Starbucks effect: Not just a great cup of coffee
I love going to Starbucks, and judging by the statistics so do you! Maybe it's their coffee or snacks or maybe it's just the atmosphere. Whatever it is that attracts us to them, the success of Starbucks has influenced the way we do business and has spawned the publication of many books on various business topics.
In 1971 Starbucks opened their first store in Seattle, Washington at the historic Pike Place Market. Jerry Baldwin, Zev Siegler and Gordon Bowker started the company with the encouragement of their friend Alfred Peet who had his own store called Peet's Coffee and Tea. By 1980 the partners had grown the company to six retail outlets and it had become the largest coffee roaster in Washington State. In 1987 Howard Schultz bought the comapny and turned it into the business that it is today by fashioning it after the coffee houses he visited while on a trip to Italy. The company is now the largest coffee store chain in the world with over 17,000 stores in 50 countries.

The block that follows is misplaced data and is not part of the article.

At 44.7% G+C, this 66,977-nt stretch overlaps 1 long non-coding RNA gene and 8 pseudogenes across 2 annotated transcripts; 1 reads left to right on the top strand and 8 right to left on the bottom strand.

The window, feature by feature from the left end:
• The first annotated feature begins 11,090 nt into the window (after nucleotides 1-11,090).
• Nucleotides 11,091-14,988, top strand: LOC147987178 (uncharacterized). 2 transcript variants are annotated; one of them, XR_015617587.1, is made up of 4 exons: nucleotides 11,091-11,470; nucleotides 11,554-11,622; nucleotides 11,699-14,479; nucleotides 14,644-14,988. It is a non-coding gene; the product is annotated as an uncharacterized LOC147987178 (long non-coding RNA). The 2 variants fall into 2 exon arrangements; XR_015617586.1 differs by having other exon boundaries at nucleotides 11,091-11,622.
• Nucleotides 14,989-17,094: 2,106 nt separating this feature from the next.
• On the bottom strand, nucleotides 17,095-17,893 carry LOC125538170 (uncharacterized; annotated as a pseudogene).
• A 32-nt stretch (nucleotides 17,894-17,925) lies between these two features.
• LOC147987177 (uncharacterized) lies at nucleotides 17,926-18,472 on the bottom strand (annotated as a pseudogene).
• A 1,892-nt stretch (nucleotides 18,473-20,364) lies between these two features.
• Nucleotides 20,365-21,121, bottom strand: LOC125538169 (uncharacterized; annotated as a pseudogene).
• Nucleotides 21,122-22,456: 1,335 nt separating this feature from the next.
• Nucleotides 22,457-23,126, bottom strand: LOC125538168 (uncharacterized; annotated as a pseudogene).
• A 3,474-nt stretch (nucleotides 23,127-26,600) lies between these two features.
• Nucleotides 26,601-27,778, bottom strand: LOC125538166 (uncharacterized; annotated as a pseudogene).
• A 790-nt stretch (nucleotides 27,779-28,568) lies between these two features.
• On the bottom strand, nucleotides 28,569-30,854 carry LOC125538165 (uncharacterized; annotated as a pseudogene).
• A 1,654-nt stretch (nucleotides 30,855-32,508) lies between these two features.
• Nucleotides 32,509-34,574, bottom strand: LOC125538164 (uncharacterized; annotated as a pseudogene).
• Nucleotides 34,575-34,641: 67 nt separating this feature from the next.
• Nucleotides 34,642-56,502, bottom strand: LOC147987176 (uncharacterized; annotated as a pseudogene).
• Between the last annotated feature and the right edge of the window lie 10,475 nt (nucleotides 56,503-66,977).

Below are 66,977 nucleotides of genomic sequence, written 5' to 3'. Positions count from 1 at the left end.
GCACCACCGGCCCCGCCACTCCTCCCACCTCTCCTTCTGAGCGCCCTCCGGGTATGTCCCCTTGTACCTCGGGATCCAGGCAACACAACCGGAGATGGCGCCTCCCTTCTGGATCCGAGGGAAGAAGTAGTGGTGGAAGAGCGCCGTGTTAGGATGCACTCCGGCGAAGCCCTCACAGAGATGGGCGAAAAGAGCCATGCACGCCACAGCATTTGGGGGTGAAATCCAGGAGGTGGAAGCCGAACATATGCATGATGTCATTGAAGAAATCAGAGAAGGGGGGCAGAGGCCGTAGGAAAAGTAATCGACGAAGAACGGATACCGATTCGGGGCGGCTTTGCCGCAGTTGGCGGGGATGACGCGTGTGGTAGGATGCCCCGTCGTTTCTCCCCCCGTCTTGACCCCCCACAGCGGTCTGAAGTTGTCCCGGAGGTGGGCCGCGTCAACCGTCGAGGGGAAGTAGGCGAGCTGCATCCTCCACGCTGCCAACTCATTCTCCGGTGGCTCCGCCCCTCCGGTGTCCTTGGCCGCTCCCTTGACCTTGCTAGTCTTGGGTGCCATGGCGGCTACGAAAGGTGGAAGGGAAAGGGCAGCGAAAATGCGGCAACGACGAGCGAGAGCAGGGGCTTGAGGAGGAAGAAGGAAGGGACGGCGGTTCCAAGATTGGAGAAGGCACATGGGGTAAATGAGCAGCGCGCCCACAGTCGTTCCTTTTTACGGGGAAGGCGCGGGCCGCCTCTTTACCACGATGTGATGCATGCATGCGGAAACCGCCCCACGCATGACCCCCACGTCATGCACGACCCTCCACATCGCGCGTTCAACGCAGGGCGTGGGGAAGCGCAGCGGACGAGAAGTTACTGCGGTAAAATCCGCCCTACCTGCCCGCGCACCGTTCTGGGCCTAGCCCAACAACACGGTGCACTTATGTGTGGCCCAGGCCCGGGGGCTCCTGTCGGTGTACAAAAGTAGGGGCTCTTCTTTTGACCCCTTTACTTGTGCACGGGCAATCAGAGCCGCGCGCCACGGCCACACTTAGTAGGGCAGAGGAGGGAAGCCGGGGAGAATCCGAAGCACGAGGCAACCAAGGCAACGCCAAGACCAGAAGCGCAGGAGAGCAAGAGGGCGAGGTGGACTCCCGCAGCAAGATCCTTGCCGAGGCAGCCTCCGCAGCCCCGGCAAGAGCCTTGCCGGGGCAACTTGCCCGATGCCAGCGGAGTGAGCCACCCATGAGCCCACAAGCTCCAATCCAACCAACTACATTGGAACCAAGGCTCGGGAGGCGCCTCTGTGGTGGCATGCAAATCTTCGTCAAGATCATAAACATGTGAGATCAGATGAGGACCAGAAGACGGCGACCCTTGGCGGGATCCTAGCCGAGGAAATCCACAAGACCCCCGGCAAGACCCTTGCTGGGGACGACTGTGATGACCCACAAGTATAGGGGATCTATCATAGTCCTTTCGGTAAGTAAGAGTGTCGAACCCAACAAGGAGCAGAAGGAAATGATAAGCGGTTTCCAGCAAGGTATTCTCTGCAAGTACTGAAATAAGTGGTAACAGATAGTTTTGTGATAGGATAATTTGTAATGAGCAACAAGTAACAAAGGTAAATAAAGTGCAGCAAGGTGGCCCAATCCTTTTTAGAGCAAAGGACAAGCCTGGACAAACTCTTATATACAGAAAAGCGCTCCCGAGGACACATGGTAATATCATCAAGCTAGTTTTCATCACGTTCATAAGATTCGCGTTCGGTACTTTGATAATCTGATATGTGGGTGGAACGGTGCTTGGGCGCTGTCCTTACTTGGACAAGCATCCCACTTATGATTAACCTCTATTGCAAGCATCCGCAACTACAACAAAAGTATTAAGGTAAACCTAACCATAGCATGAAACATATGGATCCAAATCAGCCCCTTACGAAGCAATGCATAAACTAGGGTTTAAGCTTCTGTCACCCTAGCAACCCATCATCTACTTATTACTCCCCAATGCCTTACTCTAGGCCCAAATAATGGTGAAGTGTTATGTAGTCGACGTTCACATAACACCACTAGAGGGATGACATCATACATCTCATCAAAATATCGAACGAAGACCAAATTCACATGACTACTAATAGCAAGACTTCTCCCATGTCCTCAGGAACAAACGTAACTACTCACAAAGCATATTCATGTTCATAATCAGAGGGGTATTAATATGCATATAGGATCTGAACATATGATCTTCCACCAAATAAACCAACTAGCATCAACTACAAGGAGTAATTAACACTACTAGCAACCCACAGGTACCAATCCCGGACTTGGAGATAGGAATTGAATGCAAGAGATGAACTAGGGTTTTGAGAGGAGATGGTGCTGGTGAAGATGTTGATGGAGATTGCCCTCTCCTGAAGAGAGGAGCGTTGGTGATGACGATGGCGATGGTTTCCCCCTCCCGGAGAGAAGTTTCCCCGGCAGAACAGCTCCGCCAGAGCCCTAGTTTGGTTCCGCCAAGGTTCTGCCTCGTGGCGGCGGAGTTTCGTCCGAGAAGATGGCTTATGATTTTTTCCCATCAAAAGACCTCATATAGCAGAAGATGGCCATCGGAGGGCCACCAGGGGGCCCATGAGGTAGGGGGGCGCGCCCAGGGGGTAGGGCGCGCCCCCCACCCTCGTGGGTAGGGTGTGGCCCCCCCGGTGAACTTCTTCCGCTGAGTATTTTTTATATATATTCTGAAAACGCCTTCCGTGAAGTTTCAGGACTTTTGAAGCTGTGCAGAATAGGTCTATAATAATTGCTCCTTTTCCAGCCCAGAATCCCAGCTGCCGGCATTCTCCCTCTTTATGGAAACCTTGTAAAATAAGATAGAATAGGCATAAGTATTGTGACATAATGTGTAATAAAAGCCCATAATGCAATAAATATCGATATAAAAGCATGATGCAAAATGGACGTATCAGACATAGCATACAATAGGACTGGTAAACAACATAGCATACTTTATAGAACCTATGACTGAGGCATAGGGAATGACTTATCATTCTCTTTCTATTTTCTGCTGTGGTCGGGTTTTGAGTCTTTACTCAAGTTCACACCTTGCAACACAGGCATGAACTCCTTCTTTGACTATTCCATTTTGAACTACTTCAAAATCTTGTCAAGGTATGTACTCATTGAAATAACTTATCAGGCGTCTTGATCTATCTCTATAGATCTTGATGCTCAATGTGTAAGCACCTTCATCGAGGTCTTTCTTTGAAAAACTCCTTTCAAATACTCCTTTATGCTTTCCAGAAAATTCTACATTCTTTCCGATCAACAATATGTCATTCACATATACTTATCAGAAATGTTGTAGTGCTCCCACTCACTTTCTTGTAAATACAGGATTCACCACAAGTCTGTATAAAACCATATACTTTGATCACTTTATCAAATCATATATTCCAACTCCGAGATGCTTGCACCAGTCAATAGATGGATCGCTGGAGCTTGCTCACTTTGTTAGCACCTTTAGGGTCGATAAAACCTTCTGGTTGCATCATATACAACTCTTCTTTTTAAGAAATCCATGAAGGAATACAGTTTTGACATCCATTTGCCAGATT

What makes Starbucks unique is their sense of community, the same sense of community that is evident in corner coffee houses all over Italy. It is a place where employees and customers are treated with respect and dignity, and being green is a an important part of how the company conducts its business. Although experts have been predicting the demise of Starbucks for some time because of it's efforts to keep up with shareholder expectations, Starbucks seems to have shrugged off the naysayers by continually introducing new products that keep customers interested. Books about Starbucks continue to be published, and from Beijing to Moscow and Toronto to Seattle the coffee keeps on brewing.
Here are some titles you can borrow from the library: